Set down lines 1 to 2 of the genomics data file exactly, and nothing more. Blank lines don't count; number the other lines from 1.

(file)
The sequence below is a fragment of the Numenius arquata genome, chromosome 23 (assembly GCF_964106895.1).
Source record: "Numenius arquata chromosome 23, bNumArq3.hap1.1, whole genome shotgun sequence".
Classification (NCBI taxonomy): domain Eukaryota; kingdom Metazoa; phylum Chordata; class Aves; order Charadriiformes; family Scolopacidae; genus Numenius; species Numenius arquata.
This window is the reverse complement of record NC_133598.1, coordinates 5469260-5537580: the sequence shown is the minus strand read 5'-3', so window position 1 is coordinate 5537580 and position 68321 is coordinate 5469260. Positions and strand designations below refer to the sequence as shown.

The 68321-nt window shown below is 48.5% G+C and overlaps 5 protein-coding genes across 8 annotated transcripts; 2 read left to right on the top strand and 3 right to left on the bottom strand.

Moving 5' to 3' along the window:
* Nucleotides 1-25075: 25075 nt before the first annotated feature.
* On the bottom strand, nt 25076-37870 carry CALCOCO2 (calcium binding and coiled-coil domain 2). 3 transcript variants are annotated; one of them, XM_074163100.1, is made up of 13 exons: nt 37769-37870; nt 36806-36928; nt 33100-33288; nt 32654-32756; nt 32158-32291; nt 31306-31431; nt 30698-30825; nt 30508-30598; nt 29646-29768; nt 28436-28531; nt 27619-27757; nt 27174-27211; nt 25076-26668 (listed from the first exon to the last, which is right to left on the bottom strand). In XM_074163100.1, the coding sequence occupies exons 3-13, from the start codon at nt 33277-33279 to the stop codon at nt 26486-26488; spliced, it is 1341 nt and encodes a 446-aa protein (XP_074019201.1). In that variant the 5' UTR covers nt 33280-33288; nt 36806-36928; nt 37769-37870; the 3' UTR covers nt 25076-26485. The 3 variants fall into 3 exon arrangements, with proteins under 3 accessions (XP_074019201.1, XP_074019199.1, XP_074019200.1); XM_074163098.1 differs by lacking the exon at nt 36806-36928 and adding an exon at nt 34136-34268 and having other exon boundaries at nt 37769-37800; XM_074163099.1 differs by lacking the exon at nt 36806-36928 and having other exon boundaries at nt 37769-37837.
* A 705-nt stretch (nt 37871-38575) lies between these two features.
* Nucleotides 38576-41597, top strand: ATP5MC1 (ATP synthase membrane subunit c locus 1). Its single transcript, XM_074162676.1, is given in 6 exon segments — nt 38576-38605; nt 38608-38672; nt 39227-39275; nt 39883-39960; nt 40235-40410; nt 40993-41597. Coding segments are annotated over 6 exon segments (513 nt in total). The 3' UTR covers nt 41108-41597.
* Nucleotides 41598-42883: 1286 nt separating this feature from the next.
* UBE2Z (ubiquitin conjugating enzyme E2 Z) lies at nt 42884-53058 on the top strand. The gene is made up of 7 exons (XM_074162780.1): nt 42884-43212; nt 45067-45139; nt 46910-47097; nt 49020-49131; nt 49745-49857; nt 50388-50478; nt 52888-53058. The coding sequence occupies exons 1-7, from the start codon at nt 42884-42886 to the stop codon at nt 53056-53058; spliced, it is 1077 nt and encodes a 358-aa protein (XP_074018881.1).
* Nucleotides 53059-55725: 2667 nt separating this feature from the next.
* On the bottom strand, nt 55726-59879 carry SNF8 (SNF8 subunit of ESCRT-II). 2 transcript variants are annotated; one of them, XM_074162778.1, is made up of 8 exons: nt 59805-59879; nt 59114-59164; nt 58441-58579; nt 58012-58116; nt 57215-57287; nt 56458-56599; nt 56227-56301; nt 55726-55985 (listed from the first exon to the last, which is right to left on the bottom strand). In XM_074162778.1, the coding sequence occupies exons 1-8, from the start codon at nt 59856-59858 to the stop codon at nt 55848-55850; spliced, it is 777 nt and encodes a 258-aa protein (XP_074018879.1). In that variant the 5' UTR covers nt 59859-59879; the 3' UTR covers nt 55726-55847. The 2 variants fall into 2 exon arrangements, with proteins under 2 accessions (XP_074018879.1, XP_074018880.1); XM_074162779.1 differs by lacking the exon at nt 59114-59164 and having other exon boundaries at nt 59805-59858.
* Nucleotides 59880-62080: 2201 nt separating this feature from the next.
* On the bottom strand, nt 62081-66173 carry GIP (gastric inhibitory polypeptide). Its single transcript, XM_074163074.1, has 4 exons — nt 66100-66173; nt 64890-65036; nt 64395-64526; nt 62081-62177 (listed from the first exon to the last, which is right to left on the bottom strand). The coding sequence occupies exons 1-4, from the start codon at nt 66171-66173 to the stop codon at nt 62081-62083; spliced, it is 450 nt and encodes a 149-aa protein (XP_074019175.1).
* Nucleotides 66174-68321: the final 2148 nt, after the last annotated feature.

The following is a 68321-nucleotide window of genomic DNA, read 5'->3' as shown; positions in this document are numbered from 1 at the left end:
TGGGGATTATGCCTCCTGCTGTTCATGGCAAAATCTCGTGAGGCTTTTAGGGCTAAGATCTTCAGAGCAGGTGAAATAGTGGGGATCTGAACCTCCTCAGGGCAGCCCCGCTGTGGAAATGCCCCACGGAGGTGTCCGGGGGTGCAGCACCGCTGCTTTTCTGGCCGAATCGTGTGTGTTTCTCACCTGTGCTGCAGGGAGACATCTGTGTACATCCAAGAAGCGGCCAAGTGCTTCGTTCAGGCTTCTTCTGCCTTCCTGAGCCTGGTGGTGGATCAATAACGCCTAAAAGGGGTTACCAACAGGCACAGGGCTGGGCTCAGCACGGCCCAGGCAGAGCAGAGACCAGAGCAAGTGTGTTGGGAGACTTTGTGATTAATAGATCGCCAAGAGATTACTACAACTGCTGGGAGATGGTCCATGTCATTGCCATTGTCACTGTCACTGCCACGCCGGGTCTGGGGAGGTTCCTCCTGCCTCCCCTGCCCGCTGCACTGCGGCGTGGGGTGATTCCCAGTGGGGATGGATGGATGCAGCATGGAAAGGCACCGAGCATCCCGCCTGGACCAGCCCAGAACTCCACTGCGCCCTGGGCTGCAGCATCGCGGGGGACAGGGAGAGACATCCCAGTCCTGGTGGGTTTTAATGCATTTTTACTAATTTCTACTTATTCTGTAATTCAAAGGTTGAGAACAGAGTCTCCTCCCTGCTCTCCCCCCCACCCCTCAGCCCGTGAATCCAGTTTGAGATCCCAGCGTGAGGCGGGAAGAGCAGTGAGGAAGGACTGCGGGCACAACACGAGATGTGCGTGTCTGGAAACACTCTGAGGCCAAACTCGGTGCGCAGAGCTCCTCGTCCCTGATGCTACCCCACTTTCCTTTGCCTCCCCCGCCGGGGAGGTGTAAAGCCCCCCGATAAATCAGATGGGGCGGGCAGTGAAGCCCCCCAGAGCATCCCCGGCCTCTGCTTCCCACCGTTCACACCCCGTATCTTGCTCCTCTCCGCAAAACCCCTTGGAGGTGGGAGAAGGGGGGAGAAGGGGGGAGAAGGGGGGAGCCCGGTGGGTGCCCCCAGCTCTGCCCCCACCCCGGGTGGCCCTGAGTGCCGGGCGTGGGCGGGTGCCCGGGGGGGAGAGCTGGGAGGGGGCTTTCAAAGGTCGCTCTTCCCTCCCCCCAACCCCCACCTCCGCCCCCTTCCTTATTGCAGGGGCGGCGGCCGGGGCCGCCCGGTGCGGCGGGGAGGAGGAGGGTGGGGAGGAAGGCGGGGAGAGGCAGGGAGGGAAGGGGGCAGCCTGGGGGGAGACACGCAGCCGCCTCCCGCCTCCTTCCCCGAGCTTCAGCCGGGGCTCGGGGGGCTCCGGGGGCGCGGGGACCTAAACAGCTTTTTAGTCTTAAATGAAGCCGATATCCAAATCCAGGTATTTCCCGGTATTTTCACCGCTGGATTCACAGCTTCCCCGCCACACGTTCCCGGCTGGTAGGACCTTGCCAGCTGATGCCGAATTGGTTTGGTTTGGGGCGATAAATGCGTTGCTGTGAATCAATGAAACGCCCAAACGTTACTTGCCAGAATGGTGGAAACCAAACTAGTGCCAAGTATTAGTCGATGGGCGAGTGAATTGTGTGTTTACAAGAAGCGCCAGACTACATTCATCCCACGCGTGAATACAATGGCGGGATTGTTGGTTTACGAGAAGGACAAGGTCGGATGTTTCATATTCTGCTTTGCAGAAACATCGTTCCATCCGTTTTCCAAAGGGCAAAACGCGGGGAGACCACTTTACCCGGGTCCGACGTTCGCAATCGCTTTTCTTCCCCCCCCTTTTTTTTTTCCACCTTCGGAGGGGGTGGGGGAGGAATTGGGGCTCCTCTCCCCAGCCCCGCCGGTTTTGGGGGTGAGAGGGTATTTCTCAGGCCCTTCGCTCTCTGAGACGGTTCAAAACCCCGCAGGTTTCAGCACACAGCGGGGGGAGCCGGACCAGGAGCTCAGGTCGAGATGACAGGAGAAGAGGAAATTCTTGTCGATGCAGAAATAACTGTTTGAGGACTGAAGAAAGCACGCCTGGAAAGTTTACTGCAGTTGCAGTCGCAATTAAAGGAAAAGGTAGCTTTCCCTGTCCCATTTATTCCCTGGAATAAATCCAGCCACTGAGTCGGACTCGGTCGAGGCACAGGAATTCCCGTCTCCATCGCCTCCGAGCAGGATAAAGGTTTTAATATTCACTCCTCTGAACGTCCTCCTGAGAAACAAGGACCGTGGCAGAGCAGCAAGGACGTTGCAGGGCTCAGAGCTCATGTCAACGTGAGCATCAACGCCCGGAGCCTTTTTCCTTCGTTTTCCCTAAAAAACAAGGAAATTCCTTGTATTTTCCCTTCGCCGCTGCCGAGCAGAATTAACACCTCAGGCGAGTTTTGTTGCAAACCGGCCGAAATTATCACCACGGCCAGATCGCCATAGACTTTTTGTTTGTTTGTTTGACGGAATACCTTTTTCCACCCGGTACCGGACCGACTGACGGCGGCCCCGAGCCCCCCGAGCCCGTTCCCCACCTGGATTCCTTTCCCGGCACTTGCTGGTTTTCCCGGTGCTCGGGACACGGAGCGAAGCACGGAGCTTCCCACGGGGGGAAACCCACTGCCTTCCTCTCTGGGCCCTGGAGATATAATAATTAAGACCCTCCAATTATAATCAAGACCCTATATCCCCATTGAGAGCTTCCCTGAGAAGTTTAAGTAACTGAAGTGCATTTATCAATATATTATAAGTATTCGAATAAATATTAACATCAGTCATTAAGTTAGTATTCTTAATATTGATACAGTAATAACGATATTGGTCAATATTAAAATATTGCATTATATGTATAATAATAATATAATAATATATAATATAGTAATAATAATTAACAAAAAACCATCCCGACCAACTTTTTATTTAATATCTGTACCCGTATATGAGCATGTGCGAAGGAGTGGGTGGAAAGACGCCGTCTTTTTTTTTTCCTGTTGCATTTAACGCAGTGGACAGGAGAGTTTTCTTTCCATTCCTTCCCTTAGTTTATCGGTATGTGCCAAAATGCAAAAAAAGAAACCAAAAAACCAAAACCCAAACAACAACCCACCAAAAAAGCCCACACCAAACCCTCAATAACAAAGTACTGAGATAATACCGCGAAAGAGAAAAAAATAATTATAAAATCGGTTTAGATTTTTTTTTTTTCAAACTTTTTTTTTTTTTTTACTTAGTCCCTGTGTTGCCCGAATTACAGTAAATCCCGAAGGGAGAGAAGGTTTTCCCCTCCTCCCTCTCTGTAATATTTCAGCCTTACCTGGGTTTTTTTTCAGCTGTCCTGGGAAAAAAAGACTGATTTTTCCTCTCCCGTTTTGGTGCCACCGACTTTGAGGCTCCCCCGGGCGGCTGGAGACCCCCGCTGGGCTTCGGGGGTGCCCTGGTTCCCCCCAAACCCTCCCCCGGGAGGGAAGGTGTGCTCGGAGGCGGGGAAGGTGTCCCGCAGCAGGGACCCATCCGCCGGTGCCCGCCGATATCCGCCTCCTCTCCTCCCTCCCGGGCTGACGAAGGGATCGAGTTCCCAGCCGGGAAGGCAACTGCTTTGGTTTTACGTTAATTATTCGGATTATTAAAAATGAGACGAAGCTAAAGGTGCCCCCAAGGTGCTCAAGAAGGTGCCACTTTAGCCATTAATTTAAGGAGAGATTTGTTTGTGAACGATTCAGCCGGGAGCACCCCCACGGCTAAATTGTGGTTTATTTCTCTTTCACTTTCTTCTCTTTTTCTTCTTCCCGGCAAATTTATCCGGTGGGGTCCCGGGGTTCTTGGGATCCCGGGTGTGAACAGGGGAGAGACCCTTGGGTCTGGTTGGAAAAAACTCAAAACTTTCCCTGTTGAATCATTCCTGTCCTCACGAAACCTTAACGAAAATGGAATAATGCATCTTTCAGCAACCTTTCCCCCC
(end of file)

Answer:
The sequence below is a fragment of the Numenius arquata genome, chromosome 23 (assembly GCF_964106895.1).
Source record: "Numenius arquata chromosome 23, bNumArq3.hap1.1, whole genome shotgun sequence".